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I'm working through Think Bayes (free here: http://www.greenteapress.com/thinkbayes/) and I'm on exercise 3.1. Here's a summary of the problem:

"A railroad numbers its locomotives in order 1..N. One day you see a locomotive with the number 60. Estimate how many locomotives the railroad has."

This solution is found with the likelihood function and exponential prior like so:

class Train(Suite):
  def __init__(self, hypos, alpha=1.0):
    # Create an exponential prior
    Pmf.__init__(self)
    for hypo in hypos:
      self.Set(hypo, hypo**(-alpha))
    self.Normalize()
  def Likelihood(self, data, hypo):
    if hypo < data:
      return 0
    else:
      return (1.0/hypo)

Conceptually this is saying, if we see a train number larger than one of our hypotheses (1...1000) then every hypothesis that's smaller has a zero chance of being correct. The rest of the hypotheses have a 1/number_of_trains chance of showing us a train with this number.

In the exercise I'm working on the author then adds on a little extra. This assumes there's only one company. In real life however you'd have a mixture of big and small companies and bigger companies (both equally likely). However, this would mean that you're more likely to see a train from a bigger company since they'd have more trains.

Now the question is how to reflect this in the likelihood function?

This isn't Stack Overflow so I'm not really asking for coding help, but instead perhaps just help about how I might think about this problem in terms of a likelihood function.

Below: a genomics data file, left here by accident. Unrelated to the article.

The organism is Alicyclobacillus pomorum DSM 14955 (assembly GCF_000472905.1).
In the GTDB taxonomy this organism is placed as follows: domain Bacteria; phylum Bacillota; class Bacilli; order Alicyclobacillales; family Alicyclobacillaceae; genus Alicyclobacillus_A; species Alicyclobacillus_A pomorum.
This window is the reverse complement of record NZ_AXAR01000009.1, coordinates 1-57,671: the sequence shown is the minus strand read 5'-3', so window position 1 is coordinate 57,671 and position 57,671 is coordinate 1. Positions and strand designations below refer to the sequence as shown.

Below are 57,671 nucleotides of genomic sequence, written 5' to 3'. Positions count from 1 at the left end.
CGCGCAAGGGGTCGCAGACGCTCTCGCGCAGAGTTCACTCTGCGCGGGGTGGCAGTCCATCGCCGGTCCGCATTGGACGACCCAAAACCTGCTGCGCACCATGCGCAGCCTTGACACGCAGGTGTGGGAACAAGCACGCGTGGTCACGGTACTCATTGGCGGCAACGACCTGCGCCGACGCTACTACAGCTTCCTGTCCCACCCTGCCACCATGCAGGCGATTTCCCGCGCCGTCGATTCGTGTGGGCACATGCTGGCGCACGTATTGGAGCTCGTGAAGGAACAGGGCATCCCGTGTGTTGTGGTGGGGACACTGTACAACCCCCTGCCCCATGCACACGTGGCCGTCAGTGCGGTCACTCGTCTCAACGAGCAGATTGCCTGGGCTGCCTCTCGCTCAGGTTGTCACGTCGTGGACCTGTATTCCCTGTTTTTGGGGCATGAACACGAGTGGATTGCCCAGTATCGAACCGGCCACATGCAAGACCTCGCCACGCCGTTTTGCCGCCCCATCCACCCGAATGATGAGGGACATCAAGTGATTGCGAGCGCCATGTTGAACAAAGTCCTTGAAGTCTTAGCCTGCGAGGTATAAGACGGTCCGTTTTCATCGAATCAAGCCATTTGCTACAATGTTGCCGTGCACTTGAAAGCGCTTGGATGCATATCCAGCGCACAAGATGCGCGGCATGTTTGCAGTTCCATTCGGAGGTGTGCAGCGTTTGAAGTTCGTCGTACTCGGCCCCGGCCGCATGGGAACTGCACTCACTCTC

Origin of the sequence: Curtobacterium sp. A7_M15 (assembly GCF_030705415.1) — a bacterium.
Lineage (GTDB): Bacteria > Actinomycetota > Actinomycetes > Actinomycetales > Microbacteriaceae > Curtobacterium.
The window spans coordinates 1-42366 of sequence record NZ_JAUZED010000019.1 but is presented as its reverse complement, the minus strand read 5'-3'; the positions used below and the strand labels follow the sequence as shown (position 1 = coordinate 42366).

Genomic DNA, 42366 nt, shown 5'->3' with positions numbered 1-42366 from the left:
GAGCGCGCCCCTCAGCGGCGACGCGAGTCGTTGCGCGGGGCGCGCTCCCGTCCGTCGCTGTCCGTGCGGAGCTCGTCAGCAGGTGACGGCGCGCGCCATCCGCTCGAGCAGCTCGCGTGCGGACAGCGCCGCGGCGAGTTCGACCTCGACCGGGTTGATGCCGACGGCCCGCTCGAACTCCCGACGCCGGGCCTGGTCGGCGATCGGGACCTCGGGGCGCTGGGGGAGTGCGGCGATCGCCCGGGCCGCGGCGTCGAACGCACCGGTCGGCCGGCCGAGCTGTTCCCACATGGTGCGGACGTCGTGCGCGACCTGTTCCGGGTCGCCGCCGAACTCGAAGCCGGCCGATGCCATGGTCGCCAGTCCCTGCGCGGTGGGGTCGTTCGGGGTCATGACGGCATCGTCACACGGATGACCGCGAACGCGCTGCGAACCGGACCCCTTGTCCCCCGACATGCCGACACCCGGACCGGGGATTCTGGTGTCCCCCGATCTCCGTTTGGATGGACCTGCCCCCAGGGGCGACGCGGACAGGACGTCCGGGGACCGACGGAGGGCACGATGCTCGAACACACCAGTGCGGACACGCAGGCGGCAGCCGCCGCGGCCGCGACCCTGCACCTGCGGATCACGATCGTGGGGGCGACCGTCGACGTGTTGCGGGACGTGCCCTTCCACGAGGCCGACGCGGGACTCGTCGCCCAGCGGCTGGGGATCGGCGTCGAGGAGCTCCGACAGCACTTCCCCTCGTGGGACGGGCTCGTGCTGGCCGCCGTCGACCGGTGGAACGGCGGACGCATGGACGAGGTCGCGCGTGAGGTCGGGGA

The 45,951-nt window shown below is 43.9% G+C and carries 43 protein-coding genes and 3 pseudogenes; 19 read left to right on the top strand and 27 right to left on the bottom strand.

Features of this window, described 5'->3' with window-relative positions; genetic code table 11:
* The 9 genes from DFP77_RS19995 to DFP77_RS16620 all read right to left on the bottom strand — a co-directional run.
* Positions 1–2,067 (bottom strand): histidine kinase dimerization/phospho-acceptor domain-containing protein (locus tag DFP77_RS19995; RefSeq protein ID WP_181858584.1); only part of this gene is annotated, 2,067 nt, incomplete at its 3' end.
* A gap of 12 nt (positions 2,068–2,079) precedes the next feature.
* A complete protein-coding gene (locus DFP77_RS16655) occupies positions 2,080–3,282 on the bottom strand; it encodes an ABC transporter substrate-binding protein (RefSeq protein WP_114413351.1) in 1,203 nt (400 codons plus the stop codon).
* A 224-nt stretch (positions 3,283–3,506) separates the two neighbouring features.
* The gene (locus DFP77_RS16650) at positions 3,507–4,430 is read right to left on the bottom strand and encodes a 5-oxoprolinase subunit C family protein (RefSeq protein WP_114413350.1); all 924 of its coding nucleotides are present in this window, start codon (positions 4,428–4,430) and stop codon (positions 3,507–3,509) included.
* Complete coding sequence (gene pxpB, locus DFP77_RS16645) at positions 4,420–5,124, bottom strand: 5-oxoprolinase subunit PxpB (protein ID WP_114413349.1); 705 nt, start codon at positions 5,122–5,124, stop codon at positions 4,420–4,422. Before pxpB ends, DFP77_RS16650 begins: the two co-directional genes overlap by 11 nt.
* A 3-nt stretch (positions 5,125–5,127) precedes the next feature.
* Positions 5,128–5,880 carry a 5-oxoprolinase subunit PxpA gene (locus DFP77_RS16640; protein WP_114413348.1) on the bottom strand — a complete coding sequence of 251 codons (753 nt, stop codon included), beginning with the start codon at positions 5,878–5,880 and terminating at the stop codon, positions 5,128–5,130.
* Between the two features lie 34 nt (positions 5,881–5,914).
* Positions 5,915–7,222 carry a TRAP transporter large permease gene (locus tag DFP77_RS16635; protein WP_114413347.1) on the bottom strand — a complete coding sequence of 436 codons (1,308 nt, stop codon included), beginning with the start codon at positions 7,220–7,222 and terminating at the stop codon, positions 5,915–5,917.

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  • $\begingroup$ The same problem is in 50 Challenging Problems in Probability by Mosteller. The book is widely available. I don't think think bayes soon is correct. $\endgroup$
    – user32241
    Commented Nov 3, 2013 at 4:28
  • $\begingroup$ Bought the book @Hogan but it doesn't include the part about other companies being mixed in though. $\endgroup$ Commented Nov 3, 2013 at 19:49

2 Answers 2

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I'm first outlining an approach for two companies in detail, the extension to even more companies then should be intuitive (at least for the likelihood, the prior could be more tricky).

Imagine there are two companies A and B, where A has $N_A$ locomotives and B has $N_B$ locomotives. We assume $N_A \ge N_B$ (you can always switch A and B to make this hold). The total number for that hypothesis of locomotives is $N_{tot} = N_A + N_B$.

Imagine you see a locomotive with the number $n$. There are three cases for the likelihood:

  1. $N_A < n$: This can't happen, so the likelihood is zero.
  2. $N_B < n \le N_A$: This locomotive must come from company A, so there is only one locomotive with this number. Thus the likelihood is $1/N_{tot}$
  3. $n \le N_B$: This locomotive can be either from A or from B, so there are two locomotives with this number. The likelihood to see one of them is $2/N_{tot}$.

As a quick sanity check: The likelihood to see any number at all is $$\sum_{i=1}^\infty L(i) = \sum_{i=1}^{N_B} \frac{2}{N_{tot}} + \sum_{i=N_B+1}^{N_A} \frac{1}{N_{tot}} \\ = \frac{2\cdot N_B}{N_{tot}} + \frac{N_A-N_B}{N_{tot}} = \frac{N_A+N_B}{N_{tot}} = 1$$.


Generally, there will be (number of companies + 1) cases, one for each interval $N_i < n \le N_{i+1}$. Luckily, we can look at the problem from a different angle and see that what we need for the likelihood are actually just two numbers: $N_{tot}$, the total number of locomotives; and $N_n$, the number of locomotives that have the number $n$. How likely are we to see one of the $N_n$ locomotive, out of $N_{tot}$ locomotives? This will happen in $\frac{N_n}{N_{tot}}$ of all cases, so this fraction is the likelihood. In Python, you can calculate this with two sum generators (and you don't even have to order the companies by size). If Ns contains a list (or tuple) of company sizes according to your hypothesis, then this will give the likelihood for seeing a locomotive with number n: